Thursday’s announcement of the new Center for Learning in Action and last weekend’s second annual Human Library solidify a growing commitment to community engagement at the College. Both the Center and the Human Library seek to break down barriers between the College and our surrounding communities. We often speak of the purple bubble, but few realize just how small this bubble actually is. For many Williams students, the edge of campus is as far as their college experience reaches. The College has the potential to do much more in its interaction with not only Williamstown, but also North Adams and the rest of Berkshire County. We at the Record applaud these programs and their powerful goals.
The second annual Human Library sought to create personal connections and break down cultural and social barriers within and beyond our community. The program is based around the idea that personal conversations in safe spaces serve to eliminate stereotypes and strengthen community relations. While many participants were from the College itself, the organization proactively gathered people and stories from beyond the campus, serving to create familiarity and bonds between members of the College and our neighbors. We commend the Human Library’s success in inspiring diverse and popular participation. Students and community members clearly desire meaningful interaction with one another and this event fills that need.
The College has been frequently criticized for its lack of involvement outside of campus, most notably during the flood of the Spruces after Hurricane Irene. Since the College abolished the Greek system, it lacks formal community service structures that exist on many other campuses. While many volunteer opportunities exist, participation is lacking without the explicit community service responsibilities that organizations like fraternities and sororities provide. Programs like the Human Library serve to build personal stakes in the area in which we live. The College has a great resource in its student body, which can be leveraged for campaigns beyond the annual Winter Blitz. We believe there may be opportunity for neighborhoods to create community service opportunities and focus similar to Greek systems. Additionally, we must also be conscious of areas beyond Williamstown. Much of the College’s staff commutes from North Adams, Pittsfield, Vermont and beyond, and there are opportunities for further student involvement, service and community building initiatives in these places as well.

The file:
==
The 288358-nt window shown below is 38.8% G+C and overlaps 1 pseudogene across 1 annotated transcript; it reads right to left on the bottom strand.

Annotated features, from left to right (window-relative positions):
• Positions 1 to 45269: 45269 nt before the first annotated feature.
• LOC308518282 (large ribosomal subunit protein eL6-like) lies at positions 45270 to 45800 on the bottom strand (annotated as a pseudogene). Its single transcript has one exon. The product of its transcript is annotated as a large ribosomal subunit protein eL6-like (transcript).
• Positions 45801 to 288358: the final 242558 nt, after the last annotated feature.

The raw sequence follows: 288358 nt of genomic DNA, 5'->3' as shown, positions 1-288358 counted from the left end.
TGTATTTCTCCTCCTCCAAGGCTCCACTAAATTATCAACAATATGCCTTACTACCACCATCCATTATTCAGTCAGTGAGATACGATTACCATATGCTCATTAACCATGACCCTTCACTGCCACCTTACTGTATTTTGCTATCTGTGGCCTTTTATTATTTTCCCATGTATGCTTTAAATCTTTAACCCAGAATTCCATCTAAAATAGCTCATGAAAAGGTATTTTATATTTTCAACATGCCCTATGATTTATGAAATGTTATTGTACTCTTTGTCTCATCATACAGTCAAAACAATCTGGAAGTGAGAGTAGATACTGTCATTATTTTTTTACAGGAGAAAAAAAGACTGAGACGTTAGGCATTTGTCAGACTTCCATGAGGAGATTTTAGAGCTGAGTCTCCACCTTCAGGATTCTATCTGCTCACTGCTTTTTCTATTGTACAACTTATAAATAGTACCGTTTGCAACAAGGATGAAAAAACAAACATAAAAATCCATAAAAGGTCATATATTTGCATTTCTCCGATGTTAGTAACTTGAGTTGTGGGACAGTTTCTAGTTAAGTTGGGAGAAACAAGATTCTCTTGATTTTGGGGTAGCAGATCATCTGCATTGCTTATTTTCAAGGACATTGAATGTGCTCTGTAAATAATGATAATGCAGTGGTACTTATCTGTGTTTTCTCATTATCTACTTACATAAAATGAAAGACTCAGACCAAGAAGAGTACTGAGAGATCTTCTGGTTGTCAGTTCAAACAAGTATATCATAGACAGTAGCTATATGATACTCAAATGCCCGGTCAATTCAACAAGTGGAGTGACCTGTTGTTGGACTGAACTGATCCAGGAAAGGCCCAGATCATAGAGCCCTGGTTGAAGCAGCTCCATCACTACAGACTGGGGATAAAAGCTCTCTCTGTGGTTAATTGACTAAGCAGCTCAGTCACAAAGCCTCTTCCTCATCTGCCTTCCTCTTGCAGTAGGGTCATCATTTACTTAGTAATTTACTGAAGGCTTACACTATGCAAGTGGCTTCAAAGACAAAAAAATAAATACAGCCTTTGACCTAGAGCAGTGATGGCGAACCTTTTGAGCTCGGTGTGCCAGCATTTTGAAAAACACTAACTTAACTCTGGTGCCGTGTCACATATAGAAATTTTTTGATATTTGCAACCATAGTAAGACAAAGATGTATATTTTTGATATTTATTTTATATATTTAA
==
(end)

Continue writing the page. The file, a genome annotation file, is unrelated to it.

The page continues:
While the Human Library creates opportunity for depth in community interaction, the Center for Learning in Action, under the direction of Coordinator of Experiential Education Paula Consolini, will integrate the Office of Experiential Education with the Center for Community Engagement, providing further breadth to our goals of community building. Experiential education is naturally tied to community engagement efforts as students expand their learning possibilities by working outside the classroom setting. As such, this program pushes students of the College and faculty directly into Berkshire schools, local government offices and businesses. This work will serve to strengthen College and local community relations, providing learning opportunities for students and student support and familiarity with the College for community members. Experiential education has broad appeal for students, whether they are interested in education at local schools, civics in government, sciences in local fieldwork or entrepreneurship in local businesses. As a result, the Center promises to bring breadth to the College’s interactions with Berkshire County.
The Office of Experiential Education currently oversees a number of varied learning programs, while the Center for Community Engagement provides funding for community service work. We at the Record hope that this unification of responsibilities will also involve articulating a shared vision for the included offices. The relocation under shared office space should help this restructuring go beyond a new name. Further, we hope that student groups will take advantage of this opportunity to power community service initiatives and their own ideas for experiential education opportunities. We also believe that current experiential education opportunities have room to expand beyond the catalog of Winter Study courses and extracurricular activities and further into regular semester classes. In this way, the new Center for Learning in Action should build upon and drive its current programming in a purposeful direction, while simultaneously fostering grassroots student projects and campaigns.
Events like the Human Library and the administration’s consolidation of the Center for Learning in Action are meeting institutional and student interest in furthering efforts for community engagement. The success of these programs is not only in their fulfillment of the needs of the College but also in the positive impact they have on our surrounding communities. We at the Record hope that the administration and the student body will continue to support these initiatives and foster the growth of further projects. Through community interaction, we at the College can build stronger ties to the Berkshires, supporting community building and enriching our own learning in the process.